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Rewriting the Story of Who We Are: A Shift to Conscious Choice

Written by Lisa Reagan   
Wednesday, 01 September 2010 00:00
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America celebrated its first Earth Day on April 22, 1970. That year also marked the publication of my favorite children’s book, The Wump World, by the beloved writer and illustrator Bill Peet. I discovered The Wump World in a mountain of books my mother helped my little brother and me haul home from our local library—our revered and preferred source of entertainment in the very early ’70s! After my first read, I searched anxiously for The Wump World every time we visited the library, looking forward to sitting for the umpteenth time with the story of the “Pollutians,” who invaded the pristine, green world of the furry, doe-eyed “Wumps,” with their ideas of industrial progress. In the simple, colored-pencil illustrations, the hapless Wumps retreated into underground caves until the Pollutians finally declared to their leader that they could not live on such a polluted planet anymore; they were sick from their lifestyles and had to find another planet.

After the Pollutians took off in their spaceships, the Wumps emerged from their caves to a “dead” landscape of concrete buildings, smoke-filled skies and paved-over earth. The book’s message about pollution did not escape me or my first grade classmates, as most of us displayed “Turn Off Your Lights” stickers on our light switches and watched Iron Eyes Cody, the Native American in the Keep America Beautiful commercial, cry as he overlooked a littered cityscape. It wasn’t the book’s obvious message, that pollution was bad and we needed to do our part to stop it, that I found fascinating. It was the last page that held my rapt attention: A solitary Wump, staring at a sidewalk, where a single, green-leafed plant had pushed its way through a small crack in the landscape of gray rubble. Perched on a crumbling wall, the Wump’s unmistakably happy smile seemed to impart a secret…or a promise.

It was this last page that I would race to each time I read The Wump World, as if each time I was looking for reassurance that the Wump, the leaf and I shared—the secret knowledge that something else was true, something greater and more real than the passing story of the Pollutians and their irrational dedication to industrial progress at all costs, even their own health. What was that something else, whose power would eventually heal the Wump’s world?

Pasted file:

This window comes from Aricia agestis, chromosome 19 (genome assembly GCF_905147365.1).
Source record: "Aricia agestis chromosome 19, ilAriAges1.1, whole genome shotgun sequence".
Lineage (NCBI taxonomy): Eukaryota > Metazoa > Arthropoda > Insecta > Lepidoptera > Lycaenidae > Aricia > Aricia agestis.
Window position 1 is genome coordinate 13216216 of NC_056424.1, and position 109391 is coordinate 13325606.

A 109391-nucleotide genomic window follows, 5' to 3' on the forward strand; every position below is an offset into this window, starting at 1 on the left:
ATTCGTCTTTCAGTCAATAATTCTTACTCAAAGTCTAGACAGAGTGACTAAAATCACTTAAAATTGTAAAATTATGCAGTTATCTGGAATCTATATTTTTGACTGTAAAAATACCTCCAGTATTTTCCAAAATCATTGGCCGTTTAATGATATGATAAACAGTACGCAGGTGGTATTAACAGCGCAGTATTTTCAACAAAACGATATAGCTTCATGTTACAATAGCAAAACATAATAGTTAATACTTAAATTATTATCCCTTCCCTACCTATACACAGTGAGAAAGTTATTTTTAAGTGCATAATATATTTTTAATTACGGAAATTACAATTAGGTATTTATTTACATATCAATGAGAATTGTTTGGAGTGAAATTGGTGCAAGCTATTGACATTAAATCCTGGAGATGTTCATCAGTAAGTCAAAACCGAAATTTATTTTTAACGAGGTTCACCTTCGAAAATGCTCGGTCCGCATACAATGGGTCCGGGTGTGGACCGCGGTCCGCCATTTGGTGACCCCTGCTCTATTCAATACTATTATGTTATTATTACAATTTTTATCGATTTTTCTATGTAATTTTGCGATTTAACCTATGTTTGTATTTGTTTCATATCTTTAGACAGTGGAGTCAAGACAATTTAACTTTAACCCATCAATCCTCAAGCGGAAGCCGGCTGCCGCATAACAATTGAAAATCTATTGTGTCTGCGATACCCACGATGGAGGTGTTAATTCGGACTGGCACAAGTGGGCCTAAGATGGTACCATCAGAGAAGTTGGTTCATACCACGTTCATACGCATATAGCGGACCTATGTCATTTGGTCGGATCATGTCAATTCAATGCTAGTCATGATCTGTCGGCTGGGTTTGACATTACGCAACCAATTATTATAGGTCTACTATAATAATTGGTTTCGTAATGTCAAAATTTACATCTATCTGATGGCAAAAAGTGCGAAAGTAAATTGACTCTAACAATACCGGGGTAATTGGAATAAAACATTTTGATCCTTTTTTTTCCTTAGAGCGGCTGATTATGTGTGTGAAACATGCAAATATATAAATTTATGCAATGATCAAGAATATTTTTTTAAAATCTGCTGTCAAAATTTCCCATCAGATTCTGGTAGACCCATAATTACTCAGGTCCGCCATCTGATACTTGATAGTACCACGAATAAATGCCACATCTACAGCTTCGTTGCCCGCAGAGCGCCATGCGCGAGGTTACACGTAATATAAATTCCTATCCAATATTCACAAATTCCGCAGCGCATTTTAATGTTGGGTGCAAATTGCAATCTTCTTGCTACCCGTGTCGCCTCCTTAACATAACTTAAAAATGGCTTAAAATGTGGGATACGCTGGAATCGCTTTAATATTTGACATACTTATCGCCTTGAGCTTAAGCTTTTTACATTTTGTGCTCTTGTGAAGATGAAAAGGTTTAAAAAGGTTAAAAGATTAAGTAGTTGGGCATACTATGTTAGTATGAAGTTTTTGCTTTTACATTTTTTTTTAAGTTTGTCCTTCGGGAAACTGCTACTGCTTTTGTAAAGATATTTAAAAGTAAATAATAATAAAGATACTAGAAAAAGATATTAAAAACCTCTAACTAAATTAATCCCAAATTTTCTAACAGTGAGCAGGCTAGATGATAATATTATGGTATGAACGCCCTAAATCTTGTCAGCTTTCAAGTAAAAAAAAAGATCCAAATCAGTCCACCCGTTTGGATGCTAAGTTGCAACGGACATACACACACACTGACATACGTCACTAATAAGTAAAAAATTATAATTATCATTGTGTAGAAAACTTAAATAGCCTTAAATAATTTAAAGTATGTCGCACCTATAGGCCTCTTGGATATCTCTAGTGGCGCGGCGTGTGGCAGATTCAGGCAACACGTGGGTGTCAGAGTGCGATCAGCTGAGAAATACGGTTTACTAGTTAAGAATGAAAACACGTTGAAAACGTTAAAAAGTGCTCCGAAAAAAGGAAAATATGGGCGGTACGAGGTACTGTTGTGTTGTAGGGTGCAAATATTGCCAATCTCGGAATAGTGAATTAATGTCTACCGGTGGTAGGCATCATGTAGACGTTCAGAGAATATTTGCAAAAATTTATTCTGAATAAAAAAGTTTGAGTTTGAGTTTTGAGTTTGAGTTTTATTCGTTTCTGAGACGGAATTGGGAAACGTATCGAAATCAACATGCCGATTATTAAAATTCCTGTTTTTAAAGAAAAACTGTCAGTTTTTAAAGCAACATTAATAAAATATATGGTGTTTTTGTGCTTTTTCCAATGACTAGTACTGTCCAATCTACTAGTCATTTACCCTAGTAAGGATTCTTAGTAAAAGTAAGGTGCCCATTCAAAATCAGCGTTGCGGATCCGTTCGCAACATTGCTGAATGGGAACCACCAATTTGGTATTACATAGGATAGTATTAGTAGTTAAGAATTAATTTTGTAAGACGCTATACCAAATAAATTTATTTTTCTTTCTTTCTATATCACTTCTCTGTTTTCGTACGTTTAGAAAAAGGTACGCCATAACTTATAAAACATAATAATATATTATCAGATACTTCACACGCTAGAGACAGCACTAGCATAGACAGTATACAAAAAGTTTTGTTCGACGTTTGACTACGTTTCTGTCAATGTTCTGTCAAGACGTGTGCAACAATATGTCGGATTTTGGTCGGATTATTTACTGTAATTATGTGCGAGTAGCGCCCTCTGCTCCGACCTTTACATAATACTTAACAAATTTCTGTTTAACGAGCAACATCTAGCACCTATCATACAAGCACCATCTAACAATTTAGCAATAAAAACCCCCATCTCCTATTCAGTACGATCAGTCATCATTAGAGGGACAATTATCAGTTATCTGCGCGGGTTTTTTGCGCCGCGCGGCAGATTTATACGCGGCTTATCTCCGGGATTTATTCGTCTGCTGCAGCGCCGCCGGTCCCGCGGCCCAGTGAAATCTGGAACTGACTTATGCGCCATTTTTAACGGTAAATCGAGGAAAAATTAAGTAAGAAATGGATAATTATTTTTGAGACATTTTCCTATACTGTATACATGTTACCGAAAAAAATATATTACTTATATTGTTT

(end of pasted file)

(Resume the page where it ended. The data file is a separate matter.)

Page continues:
At this moment in time, four decades later and on the heels of the largest environmental disaster in human history, it feels like much of humanity is staring at the last page of The Wump World and wondering, with no way off the planet (though some are working on it), how do we begin to enter into a relationship with the consciousness, the vitalism and the healing force of Life represented by this humble green leaf? How are we going to heal our world and our on-loan, animated Earth suits—our bodies—that depend upon the health of the Earth? Can we find the will to discard the limiting, old story of “we’re Pollutians and this is just what we do,” and instead write a new story, one that features human beings tapping into their innate potential, pursuing conscious relationships with all of Life and working together to co-create a healthy world?

Why is it imperative that humanity create a new story? Because “our story”—a story created and told by humans, mostly out of habit—represents our view of the world. And worldviews create worlds.

What is needed to root out the old, unsustainable view? Perhaps identifying some of the assumptions embedded within the old story would help us better recognize its influence in our individual and collective lives:

  • Growth is good; more is better.

  • Economic wealth is the truest sign of progress.

  • The “market” is the most reliable measure of value.

  • Individual selfishness serves the common good.

  • We live in a world of scarcity.

  • Humans are superior to other creatures.

  • The Earth is ours to exploit.

  • The world can be divided into “us” and “them.”

  • People are intrinsically bad.

  • Technology—or God—will save us.

What if current science had already blown past this tired, old tale? What if you didn’t need a corporate-sponsored study to tell you what to believe because you could go straight to the source? Can this be a part of our new story: direct knowledge?